A hidden treasure in New Orleans’s charming Bywater neighborhood.

    • The Drifter
      Poolside hipster hangout with lots of topless perky tatas.

    • The Elysian Bar
      Located in the Hotel Peter and Paul and serving light fare—it’s both a bar and coffee shop.


    • Papier Plume
      If you’re looking for my work, pop into this charming paper and pen boutique at 842 Royal Street.

    • Dirty Coast
      New Orleanians love their self-referential T-shirts, and you can look just like one with a trip to Dirty Coast. Just make sure you understand what you are wearing. I license my designs to Dirty Coast, so go getcha one!

    • Perch
      Fun and funky home furnishings on Magazine Street. From rustic and primitive to gilded with some Kartell thrown in for good measure. The lovely Caroline Robert, a friend, is the proprietor and she sells Alexa Pulitzer papers.

    • Sparkle & Swag
      The best store for party supplies, including Alexa Pulitzer products.

    • The Historic New Orleans Collection and the New Orleans Museum of Art
      Both are museum gift shops stuffed with the most unique New Orleans books, gifts, and memorabilia.

    • Faulkner House Books
      My favorite bookstore is located in Pirate’s Alley by St. Louis Cathedral. Faulkner was living here when he wrote Soldiers’ Pay.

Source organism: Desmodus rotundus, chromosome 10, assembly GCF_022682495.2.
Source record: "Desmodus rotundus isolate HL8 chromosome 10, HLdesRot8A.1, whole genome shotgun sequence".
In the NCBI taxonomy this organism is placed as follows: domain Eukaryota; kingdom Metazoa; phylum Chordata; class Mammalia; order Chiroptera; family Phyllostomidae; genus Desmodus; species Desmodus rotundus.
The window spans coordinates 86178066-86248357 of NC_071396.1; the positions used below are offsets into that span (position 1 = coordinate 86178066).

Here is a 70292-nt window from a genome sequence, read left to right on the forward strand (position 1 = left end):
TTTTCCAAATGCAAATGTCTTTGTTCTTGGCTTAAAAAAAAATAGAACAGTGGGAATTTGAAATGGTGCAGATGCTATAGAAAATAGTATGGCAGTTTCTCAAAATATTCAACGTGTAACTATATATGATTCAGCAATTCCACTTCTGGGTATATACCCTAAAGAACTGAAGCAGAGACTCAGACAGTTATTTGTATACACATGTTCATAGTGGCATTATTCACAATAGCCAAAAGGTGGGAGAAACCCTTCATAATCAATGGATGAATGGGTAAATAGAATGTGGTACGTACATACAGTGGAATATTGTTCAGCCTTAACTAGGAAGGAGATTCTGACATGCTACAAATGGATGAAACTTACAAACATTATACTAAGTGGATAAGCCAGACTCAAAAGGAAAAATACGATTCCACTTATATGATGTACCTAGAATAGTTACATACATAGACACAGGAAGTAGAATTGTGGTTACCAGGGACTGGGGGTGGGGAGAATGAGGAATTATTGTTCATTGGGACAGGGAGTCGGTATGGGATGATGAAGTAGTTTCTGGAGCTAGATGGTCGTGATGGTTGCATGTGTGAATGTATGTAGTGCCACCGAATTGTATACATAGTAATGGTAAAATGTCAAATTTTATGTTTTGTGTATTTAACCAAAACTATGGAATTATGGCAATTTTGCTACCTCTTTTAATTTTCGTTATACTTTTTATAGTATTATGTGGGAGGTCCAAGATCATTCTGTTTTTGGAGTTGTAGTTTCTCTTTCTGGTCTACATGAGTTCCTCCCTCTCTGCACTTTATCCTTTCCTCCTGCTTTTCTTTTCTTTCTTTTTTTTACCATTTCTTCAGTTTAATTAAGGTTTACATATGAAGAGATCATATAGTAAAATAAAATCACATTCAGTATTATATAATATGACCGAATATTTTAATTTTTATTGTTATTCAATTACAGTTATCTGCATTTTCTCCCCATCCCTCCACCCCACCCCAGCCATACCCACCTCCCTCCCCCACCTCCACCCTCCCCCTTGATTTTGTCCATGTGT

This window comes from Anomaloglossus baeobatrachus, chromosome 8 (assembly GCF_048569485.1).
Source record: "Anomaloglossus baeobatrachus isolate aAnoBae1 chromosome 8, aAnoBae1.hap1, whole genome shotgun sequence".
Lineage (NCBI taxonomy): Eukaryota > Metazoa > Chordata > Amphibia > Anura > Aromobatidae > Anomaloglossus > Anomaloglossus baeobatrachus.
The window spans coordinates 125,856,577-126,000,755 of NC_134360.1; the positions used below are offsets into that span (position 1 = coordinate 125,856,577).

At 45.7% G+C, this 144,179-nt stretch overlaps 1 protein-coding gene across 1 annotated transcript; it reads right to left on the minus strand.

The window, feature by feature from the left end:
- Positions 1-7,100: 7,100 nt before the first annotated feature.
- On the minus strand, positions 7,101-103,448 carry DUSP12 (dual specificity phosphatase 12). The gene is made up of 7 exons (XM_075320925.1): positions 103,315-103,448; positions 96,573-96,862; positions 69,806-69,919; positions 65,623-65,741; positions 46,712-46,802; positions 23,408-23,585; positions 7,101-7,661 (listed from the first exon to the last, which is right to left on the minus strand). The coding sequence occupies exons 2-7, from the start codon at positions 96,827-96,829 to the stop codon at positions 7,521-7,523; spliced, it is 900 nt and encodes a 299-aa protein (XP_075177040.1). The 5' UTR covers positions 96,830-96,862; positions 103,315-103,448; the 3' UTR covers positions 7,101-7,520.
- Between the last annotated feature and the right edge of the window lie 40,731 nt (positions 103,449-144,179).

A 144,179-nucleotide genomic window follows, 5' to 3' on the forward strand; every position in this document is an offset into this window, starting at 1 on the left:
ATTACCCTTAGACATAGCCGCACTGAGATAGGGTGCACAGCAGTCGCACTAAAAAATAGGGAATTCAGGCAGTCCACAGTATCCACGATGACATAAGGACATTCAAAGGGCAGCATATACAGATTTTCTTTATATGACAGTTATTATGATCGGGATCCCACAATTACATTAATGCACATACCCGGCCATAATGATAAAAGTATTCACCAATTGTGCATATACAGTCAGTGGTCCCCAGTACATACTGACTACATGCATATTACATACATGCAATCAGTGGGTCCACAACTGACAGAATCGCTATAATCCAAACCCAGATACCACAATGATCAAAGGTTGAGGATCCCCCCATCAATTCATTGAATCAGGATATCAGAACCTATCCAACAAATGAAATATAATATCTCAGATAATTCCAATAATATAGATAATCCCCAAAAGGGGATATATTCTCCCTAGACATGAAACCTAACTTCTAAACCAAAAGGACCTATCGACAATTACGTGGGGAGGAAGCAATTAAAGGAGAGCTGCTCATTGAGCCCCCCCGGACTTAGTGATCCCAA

• Hové Parfumeur
      Custom-blended fragrances since 1931. (Inspiration for Tom Robbins’s Jitterbug Perfume.)

    • George Bass
      Gentlemen, you should be dressed to the nines! A visit to George Bass can help you achieve that: English shoes, seersucker suits, and bespoke tailoring. Visit Meyer the Hatter around the corner.

    Angelique, Century Girl Vintage, Peony, Pied Nu, Pilot and Powell, Pippen Lane, Saint Claude Social Club, SOSUSU, Weinstein’s, and West London Boutique are all upscale boutiques featuring a curated collection of cool, feminine, stylish clothing and accessories along Magazine Street.

    Bambi DeVille Vintage, Broadway Bound Costumes, Fifi Mahoney’s, and Trashy Diva Lingerie are unique retailers featuring a curated collection of wigs, makeup, costumes, vintage, corsets, and headpieces.


    Ride the streetcar, which has been running for 188 years and is the oldest continuously operating street railway in the world. There are 34 olive-green now-electric cars, and the fare is just $1.25. Catch it at Canal and Royal and ride it up to Audubon Park.

    City Park: Ride the carousel or train in Storyland (an oasis for kids), rent a paddleboat or bike, play putt-putt at City Putt, visit NOMA and its amazing Sculpture Garden, and enjoy beignets and café au lait at the 24-hour Café du Monde behind the Sculpture Garden.

    The Louisiana Children’s Museum in City Park has a restaurant, Acorn (open for breakfast and lunch).

    Café du Monde: Beignets! 24/7! Don’t be a sucker and wait in line. Grab a seat inside.

    The Music Box Village: My kids love to play the musical houses in the Bywater. It’s an iconic venue.

    The Audubon Zoo is open every day except Monday, and includes an award-winning Louisiana swamp exhibit.

    During the summer, visit the water park and lazy river at Cool Zoo, located inside the zoo.

    Insecterium: Butterflies and buggies!

    Aquarium: Fishies! Walk along the Moonwalk from the Quarter to reach the aquarium.

    Snowballs: My favorite is Plum Street, but there’s also Hansen’s (Uptown) and Pandora’s (Mid-City).